Setting snares for rabbits is largely a waste of time for pest control. This is because mortality from natural causes will have reduced rabbit numbers to their lowest level by the winter. Up to 90% of young rabbits born during the summer will have died by this time without intervention by man.
Netting fences should be constructed of 18 gauge, 31mm (11/4”) hexagonal mesh. They should be a minimum of 750mm (2’ 6”) high with a further 150mm (6”) lapped on the surface of the ground towards the rabbit harbourage. Turfs of grass should be placed on the lapped netting at 1m (about 1 yard) intervals to hold it firmly in place (vegetation should later grow through the mesh to complete this job). The netting should be attached to two 2.65mm (1/8″) high tensile spring steel straining wires (one at the bottom of the fence and one at the top) with galvanised fence rings. The straining wires should be supported by wooden stakes 1.8m (5′ 11″) x 80mm (3″). The stakes can be placed up to 15m (48′ 9″) apart although ground undulations may dictate closer spacing. End posts 2.0m (6′ 6″) x 100mm (4″) braced by struts 2.0m (6′ 6″) x 80mm (3″) should be placed at the ends of the fence and at bends. Local site conditions or other considerations may demand a variation to these specifications. For example, particular attention should be paid to the presence of potential weak spots such as uneven ground, dry stone-walls and watercourses.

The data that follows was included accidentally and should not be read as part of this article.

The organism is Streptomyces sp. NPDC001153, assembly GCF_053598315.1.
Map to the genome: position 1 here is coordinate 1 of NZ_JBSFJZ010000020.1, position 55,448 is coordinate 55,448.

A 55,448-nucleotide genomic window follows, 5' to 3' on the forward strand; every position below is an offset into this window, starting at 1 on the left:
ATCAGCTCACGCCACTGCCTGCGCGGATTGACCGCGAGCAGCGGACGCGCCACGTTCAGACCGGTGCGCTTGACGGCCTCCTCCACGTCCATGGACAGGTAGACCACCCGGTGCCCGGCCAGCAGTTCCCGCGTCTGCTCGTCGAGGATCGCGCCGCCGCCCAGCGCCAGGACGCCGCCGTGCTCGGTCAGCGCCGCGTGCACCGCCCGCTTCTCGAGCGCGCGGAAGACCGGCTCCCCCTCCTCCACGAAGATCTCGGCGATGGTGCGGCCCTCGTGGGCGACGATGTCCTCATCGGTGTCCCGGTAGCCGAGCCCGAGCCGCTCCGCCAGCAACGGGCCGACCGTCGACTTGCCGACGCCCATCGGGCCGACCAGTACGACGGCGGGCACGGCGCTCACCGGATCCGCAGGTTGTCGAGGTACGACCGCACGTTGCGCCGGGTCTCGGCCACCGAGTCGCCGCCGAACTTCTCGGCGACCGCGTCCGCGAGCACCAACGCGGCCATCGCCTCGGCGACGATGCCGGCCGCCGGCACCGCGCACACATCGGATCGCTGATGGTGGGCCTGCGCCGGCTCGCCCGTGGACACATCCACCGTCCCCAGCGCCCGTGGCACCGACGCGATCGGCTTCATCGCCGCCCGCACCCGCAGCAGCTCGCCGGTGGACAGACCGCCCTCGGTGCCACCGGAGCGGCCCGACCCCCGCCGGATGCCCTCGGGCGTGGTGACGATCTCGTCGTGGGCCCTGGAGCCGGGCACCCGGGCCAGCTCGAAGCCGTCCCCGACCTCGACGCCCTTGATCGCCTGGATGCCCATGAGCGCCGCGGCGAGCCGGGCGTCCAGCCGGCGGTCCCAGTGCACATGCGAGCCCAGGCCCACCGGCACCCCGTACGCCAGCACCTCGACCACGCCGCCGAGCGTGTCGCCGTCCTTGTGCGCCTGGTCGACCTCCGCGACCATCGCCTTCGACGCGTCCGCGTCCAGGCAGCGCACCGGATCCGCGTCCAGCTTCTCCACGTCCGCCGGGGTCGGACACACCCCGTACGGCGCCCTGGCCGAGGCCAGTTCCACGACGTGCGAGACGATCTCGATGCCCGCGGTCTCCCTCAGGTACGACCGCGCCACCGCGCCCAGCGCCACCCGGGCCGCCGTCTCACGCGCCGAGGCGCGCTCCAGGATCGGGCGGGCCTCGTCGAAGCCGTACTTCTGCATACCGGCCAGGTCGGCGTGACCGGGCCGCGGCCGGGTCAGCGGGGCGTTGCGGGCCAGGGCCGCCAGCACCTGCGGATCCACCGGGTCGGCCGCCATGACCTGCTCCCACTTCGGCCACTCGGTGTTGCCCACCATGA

In areas such as young farm woodlands, where it is especially important to prevent invasion by rabbits, the fence specification can be improved by projecting the top 150mm (6″) of the fence outwards at 45° towards the harbourage. Ideally, wire-netting fences should be erected to surround fully the area to be protected. If this is not practical, a strip fence, which extends at least 150m beyond either end of the problem area, may be used. The number of gates in a fence should be kept to a minimum because they make maintenance more difficult. They should be hung on supports independent of fence straining posts, as the latter will inevitably move and so affect the hang of the gates. A wooden sill must be dug into the ground to prevent burrowing underneath, and gates should shut against a post. Badger gates should be installed in the netting if the fence crosses any badger tracks or paths. An advisory leaflet, describing the design and installation of badger gates in rabbit-proof fencing is available from Defra . Regular monthly inspections and maintenance of fences are essential to block burrows dug under the fences and to repair damage.